How Did Pop Music Start?
The term pop music is most often associated with music sold heavily in a commercial way starting around the nineteen fifties. The term, of course, means popular music. Looking at this in a broader sense it could mean music that is generally popular among the people at large as opposed to some supposedly ‘serious music’ that is difficult to understand and only enjoyed by geeks in their ivory towers.
Let’s take, for example, the following snippet of lyrics from “Rock ‘n Roll Music;”
‘I have no kick against modern jazz
Unless they try to play it too darn fast
And change the beauty of the melody
Until it sounds just like a symphony’
Justified, in a way, I suppose because Modern Jazz was trying to be a ‘serious art form.’ But you get the idea; people like the simple beauty of a melody and don’t need all the complexity. There’s a lot more to it, as we’ll see.
Back in the day; the sixteen hundreds or before, say, the Church had its thumb on pretty much everything that went on and that includes music. Before this, in the dark ages, the church allowed no music at all. Then they allowed chanting. if you’ve ever heard a ‘Gregorian Chant,’ you might have liked it but you’d have to admit that it’s not quite rock and roll. The Church allowed no musical instruments for the longest time. One reason for this is that the instruments were Roman and the Church was having nothing of old Rome. More likely, the Church wanted nothing that would stimulate or excite anyone beyond a submissive, trance-like state of mind.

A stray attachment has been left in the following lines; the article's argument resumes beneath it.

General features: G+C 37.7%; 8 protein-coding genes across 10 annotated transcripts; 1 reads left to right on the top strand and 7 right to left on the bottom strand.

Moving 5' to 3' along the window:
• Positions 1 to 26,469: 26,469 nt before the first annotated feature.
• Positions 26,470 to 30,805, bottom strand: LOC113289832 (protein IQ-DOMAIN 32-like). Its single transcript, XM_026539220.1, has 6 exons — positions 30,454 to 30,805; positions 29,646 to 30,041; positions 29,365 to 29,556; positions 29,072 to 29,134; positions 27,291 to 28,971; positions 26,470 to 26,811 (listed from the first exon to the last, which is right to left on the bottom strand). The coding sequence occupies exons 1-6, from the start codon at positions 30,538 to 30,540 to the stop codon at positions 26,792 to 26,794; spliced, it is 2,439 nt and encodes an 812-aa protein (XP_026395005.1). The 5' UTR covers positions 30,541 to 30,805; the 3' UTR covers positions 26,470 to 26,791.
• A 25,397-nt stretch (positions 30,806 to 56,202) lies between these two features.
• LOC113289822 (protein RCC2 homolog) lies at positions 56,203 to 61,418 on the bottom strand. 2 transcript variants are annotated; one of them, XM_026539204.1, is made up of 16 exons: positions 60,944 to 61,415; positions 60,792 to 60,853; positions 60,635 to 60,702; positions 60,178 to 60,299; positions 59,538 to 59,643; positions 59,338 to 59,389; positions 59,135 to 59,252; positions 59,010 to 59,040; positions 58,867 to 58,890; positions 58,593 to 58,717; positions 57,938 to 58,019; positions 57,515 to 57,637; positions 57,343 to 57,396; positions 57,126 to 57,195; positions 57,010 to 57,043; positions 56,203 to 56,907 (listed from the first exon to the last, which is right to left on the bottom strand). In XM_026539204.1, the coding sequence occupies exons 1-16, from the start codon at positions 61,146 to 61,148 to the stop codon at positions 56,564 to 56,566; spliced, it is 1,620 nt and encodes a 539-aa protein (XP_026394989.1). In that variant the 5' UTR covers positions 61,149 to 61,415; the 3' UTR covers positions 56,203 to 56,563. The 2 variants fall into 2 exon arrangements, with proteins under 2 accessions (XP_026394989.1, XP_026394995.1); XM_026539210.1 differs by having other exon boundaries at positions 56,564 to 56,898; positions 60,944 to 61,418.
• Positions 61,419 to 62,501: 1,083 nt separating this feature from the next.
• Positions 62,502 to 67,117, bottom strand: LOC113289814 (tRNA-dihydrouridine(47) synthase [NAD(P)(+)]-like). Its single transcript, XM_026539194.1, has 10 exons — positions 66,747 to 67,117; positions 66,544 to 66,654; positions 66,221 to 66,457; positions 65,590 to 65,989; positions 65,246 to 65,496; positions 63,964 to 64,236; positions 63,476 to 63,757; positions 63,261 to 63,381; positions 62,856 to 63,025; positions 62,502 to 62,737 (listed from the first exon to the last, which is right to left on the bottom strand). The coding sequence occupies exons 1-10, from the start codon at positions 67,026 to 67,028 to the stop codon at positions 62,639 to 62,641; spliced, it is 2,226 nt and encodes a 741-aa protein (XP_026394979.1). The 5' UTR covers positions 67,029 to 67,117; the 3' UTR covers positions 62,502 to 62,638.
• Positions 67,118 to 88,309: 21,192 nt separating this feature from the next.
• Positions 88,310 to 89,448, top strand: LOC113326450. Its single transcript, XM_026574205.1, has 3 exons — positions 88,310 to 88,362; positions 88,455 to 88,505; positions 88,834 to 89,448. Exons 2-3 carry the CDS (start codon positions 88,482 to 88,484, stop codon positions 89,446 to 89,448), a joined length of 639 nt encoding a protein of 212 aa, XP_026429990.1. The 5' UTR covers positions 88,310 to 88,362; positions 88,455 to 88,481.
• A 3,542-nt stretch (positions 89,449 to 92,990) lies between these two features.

Fast forward to the sixteen hundreds and we have the Lutheran Church. Martin Luther was excommunicated by the Catholic Church. What was his heinous crime? He translated the church service from Latin into a language the people could understand. Prior to this, people came to church every week and had little idea of what was going on. The people could not read and the Church, prior to this, had no interest in teaching them to. Now the people were taught to read.
Music was flowering, so to speak, in the church, with the ‘High Baroque,’ a very ornate and complex music indeed, somewhat typified by the music of J.S. Bach. Now Bach had some famous composer sons and one got busy with the ‘new music,’ which became what we generally call ‘Classical Music.’
Classical Music is a greatly simplified music form, compared to the High Baroque. It took music out of the Church and to the people at large, although this was a long process with many vias. Shakespeare began writing history plays to educate people about what was really going on regarding the people who ruled them, and we have one of the more recent populist movements in our long history of suppressive governments and populist movements.